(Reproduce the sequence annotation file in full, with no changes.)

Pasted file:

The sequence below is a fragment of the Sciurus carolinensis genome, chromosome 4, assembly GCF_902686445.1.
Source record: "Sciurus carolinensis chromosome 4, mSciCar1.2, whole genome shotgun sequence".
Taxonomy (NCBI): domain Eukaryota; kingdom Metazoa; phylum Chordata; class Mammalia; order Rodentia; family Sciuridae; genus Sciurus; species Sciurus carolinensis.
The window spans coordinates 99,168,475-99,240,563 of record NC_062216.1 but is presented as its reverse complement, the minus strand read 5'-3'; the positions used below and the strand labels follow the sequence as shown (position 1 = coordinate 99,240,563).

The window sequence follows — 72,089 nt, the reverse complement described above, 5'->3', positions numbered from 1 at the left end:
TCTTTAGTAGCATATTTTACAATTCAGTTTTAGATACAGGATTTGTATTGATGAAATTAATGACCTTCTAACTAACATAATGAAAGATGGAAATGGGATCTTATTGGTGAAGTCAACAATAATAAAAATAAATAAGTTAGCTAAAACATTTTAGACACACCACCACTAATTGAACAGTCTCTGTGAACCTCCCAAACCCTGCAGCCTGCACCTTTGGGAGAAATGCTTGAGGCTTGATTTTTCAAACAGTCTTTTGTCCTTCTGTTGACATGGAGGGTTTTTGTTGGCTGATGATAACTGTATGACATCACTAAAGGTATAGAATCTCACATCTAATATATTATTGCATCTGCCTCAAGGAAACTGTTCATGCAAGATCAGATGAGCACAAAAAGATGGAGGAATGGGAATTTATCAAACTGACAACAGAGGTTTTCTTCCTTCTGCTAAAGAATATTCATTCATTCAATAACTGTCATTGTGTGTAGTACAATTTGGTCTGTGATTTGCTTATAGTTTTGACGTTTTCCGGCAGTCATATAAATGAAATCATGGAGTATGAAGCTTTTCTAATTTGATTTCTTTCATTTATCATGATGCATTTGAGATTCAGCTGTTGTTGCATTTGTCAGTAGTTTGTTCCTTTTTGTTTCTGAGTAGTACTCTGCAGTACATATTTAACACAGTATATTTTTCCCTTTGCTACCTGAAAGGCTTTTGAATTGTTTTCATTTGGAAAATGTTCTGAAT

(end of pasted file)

The sequence below is a fragment of the Sciurus carolinensis genome, chromosome 4, assembly GCF_902686445.1.
Source record: "Sciurus carolinensis chromosome 4, mSciCar1.2, whole genome shotgun sequence".
Taxonomy (NCBI): domain Eukaryota; kingdom Metazoa; phylum Chordata; class Mammalia; order Rodentia; family Sciuridae; genus Sciurus; species Sciurus carolinensis.
The window spans coordinates 99,168,475-99,240,563 of record NC_062216.1 but is presented as its reverse complement, the minus strand read 5'-3'; the positions used below and the strand labels follow the sequence as shown (position 1 = coordinate 99,240,563).

The window sequence follows — 72,089 nt, the reverse complement described above, 5'->3', positions numbered from 1 at the left end:
TCTTTAGTAGCATATTTTACAATTCAGTTTTAGATACAGGATTTGTATTGATGAAATTAATGACCTTCTAACTAACATAATGAAAGATGGAAATGGGATCTTATTGGTGAAGTCAACAATAATAAAAATAAATAAGTTAGCTAAAACATTTTAGACACACCACCACTAATTGAACAGTCTCTGTGAACCTCCCAAACCCTGCAGCCTGCACCTTTGGGAGAAATGCTTGAGGCTTGATTTTTCAAACAGTCTTTTGTCCTTCTGTTGACATGGAGGGTTTTTGTTGGCTGATGATAACTGTATGACATCACTAAAGGTATAGAATCTCACATCTAATATATTATTGCATCTGCCTCAAGGAAACTGTTCATGCAAGATCAGATGAGCACAAAAAGATGGAGGAATGGGAATTTATCAAACTGACAACAGAGGTTTTCTTCCTTCTGCTAAAGAATATTCATTCATTCAATAACTGTCATTGTGTGTAGTACAATTTGGTCTGTGATTTGCTTATAGTTTTGACGTTTTCCGGCAGTCATATAAATGAAATCATGGAGTATGAAGCTTTTCTAATTTGATTTCTTTCATTTATCATGATGCATTTGAGATTCAGCTGTTGTTGCATTTGTCAGTAGTTTGTTCCTTTTTGTTTCTGAGTAGTACTCTGCAGTACATATTTAACACAGTATATTTTTCCCTTTGCTACCTGAAAGGCTTTTGAATTGTTTTCATTTGGAAAATGTTCTGAAT